Distinguished Scientist (and Itasca Water Legacy Partnership Board Member) to direct University of Minnesota's Sea Grant Program
The University of Minnesota Duluth announced that John A. Downing, an internationally prominent aquatic researcher and educator, has agreed to become the University of Minnesota Sea Grant College Program Director and a professor in the Department of Biology beginning in January 2016. Downing is moving to Duluth from Iowa State University where he is a Regent's Excellence Professor of Ecology, Evolution and Organismal Biology and Chair of the Environmental Science Graduate Program. Dr. Downing is also the Chair of the Executive Board of the Council of Scientific Society Presidents and the immediate past-president of the Association for the Sciences of Limnology and Oceanography. In additon, Dr. Downing has local roots in Itasca County where his family manages a tract of land and shoreline as a conservation area. Congratulations, John!
2015 Aquatic Invasive Species Control Efforts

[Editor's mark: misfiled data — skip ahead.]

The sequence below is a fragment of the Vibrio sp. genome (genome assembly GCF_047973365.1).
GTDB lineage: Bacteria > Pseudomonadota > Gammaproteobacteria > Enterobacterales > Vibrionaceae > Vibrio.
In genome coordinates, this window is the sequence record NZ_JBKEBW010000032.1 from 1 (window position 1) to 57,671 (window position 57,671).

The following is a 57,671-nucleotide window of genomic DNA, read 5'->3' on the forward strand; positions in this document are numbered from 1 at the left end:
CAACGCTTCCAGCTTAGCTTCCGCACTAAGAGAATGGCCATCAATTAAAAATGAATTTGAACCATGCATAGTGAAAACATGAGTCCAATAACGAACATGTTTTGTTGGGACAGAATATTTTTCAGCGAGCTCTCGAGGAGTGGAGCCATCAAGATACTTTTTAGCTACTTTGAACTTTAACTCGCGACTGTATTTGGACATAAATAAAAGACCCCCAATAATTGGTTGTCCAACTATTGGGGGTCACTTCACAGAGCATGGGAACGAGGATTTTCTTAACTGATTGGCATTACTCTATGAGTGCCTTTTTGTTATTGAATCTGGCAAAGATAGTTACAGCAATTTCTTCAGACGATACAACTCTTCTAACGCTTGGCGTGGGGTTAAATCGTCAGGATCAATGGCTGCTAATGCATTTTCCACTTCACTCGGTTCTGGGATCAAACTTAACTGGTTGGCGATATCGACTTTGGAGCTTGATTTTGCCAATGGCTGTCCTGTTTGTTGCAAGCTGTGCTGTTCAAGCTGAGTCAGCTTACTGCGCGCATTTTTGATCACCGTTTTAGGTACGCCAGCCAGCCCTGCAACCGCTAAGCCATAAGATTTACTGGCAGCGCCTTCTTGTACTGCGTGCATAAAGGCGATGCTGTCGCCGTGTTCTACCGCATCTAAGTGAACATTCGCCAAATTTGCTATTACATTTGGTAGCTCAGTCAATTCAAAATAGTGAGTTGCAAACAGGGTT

In 2014, IWLP signed an agreement with Itasca County to hire a coordinator to oversee the communications and prevention part of the Itasca County Aquatic Invasive Species program. The Itasca County Coordinator, Bill Grantges, reports regularly to the IWLP Executive Committee and Board. He works with the Itasca Soil and Water Conservation District and its AIS program that surveyed 96 county lakes in 2015 (47 had mostly plant AIS) and treated purple loosestrife infestations at numerous locations throughout the county. In addition, Bill works with representatives from the Itasca Coalition of Lakes Associations (ICOLA) to review applications for Community Assistance Program (CAP) grants and monitor grant progress. Bill also oversees the Itasca County Aquatic Invasive Species Program Facebook page.